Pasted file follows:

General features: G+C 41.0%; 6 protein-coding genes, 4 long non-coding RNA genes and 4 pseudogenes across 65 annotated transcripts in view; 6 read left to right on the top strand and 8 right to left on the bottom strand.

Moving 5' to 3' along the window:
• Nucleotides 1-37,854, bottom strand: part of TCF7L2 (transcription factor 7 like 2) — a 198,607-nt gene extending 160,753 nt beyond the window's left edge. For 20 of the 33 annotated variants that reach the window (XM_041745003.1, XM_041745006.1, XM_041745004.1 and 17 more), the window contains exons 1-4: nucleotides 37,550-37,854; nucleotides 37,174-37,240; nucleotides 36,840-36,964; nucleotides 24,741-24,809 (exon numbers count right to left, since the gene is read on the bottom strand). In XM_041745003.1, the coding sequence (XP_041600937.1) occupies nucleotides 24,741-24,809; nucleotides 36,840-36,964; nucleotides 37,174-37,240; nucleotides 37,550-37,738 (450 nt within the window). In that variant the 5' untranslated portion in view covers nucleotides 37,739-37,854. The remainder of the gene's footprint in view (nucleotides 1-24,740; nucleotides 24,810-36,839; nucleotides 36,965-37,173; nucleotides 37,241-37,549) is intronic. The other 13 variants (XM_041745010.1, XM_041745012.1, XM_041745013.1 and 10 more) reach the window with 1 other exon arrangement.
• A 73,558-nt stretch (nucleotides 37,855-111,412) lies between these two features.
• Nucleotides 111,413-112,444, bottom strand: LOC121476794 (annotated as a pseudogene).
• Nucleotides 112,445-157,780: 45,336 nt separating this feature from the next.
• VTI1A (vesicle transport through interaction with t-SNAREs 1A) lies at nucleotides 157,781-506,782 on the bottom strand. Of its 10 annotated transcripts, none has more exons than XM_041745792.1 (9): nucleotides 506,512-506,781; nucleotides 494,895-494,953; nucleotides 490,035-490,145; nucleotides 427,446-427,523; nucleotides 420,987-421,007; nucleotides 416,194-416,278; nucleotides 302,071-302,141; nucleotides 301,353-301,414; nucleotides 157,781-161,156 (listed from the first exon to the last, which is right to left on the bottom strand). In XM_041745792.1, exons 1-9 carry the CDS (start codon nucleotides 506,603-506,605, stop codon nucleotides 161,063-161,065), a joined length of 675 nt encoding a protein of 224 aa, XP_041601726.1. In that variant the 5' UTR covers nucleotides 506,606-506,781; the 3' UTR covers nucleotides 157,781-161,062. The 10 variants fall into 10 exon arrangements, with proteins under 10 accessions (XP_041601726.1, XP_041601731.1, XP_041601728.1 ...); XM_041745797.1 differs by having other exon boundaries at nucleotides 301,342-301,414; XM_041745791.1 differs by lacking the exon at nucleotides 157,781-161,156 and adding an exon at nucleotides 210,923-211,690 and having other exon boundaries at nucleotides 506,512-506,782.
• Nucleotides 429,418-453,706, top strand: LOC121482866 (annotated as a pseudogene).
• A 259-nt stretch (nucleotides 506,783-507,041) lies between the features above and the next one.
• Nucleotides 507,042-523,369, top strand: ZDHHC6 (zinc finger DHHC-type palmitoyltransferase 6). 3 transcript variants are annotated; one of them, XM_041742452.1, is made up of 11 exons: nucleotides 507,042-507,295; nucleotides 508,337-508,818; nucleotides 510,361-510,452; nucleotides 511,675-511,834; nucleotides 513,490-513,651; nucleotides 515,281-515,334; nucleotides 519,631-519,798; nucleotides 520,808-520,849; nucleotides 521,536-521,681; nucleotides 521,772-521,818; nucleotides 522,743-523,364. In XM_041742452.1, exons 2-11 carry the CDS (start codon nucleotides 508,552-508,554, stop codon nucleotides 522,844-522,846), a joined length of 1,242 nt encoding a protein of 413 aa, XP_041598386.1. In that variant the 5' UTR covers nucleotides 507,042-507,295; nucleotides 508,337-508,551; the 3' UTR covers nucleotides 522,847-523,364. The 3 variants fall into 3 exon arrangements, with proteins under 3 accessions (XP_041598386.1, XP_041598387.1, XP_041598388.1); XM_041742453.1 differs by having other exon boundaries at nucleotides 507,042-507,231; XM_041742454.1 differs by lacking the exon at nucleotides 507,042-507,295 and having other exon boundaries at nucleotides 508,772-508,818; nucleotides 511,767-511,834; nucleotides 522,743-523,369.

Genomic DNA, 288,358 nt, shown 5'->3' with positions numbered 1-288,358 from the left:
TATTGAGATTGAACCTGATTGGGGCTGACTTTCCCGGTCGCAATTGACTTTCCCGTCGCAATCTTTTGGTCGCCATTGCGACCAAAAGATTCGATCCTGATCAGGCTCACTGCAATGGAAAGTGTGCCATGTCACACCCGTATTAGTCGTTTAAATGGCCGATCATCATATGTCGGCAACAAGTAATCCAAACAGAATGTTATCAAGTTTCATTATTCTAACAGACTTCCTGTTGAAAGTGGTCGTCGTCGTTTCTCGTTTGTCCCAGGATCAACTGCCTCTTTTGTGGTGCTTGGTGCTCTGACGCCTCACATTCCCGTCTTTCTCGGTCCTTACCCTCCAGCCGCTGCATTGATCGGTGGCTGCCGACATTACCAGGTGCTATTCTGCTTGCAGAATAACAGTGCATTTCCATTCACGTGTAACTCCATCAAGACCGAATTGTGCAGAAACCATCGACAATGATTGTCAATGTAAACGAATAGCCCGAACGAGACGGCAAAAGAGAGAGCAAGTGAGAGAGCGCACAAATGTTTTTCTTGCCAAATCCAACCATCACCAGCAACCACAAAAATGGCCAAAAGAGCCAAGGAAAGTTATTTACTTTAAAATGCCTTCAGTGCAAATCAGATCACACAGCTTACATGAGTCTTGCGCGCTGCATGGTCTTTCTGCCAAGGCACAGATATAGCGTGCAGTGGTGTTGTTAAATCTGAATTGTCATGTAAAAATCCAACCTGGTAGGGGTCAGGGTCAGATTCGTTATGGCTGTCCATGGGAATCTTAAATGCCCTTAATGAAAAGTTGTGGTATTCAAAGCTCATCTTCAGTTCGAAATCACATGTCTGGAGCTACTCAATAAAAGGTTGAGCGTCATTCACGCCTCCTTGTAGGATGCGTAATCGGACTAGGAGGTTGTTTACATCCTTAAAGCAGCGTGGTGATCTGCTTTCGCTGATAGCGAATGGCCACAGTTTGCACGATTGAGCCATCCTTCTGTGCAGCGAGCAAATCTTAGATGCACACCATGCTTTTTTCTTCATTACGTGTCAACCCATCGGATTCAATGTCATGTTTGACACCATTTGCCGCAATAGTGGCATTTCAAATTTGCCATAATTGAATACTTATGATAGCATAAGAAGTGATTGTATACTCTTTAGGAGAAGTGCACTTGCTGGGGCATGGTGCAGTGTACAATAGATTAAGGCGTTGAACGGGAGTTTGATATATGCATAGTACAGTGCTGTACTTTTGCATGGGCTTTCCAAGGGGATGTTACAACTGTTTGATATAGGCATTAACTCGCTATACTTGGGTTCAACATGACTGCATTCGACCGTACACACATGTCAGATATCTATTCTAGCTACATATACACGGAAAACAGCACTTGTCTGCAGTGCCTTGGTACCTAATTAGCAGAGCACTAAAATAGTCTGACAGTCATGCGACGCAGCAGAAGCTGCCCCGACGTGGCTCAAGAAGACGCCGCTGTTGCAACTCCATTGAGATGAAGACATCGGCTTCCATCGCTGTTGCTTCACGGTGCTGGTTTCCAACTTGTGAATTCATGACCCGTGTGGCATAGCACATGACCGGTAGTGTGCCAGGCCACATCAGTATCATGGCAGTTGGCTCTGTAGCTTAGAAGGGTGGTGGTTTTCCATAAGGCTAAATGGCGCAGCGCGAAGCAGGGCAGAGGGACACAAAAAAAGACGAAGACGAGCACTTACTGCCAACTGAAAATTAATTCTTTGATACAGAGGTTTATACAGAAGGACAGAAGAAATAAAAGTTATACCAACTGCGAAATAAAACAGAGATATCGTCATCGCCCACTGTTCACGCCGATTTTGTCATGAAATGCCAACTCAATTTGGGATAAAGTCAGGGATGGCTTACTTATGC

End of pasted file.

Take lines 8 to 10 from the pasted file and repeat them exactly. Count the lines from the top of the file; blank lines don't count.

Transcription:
• Nucleotides 429,418-453,706, top strand: LOC121482866 (annotated as a pseudogene).
• A 259-nt stretch (nucleotides 506,783-507,041) lies between the features above and the next one.
• Nucleotides 507,042-523,369, top strand: ZDHHC6 (zinc finger DHHC-type palmitoyltransferase 6). 3 transcript variants are annotated; one of them, XM_041742452.1, is made up of 11 exons: nucleotides 507,042-507,295; nucleotides 508,337-508,818; nucleotides 510,361-510,452; nucleotides 511,675-511,834; nucleotides 513,490-513,651; nucleotides 515,281-515,334; nucleotides 519,631-519,798; nucleotides 520,808-520,849; nucleotides 521,536-521,681; nucleotides 521,772-521,818; nucleotides 522,743-523,364. In XM_041742452.1, exons 2-11 carry the CDS (start codon nucleotides 508,552-508,554, stop codon nucleotides 522,844-522,846), a joined length of 1,242 nt encoding a protein of 413 aa, XP_041598386.1. In that variant the 5' UTR covers nucleotides 507,042-507,295; nucleotides 508,337-508,551; the 3' UTR covers nucleotides 522,847-523,364. The 3 variants fall into 3 exon arrangements, with proteins under 3 accessions (XP_041598386.1, XP_041598387.1, XP_041598388.1); XM_041742453.1 differs by having other exon boundaries at nucleotides 507,042-507,231; XM_041742454.1 differs by lacking the exon at nucleotides 507,042-507,295 and having other exon boundaries at nucleotides 508,772-508,818; nucleotides 511,767-511,834; nucleotides 522,743-523,369.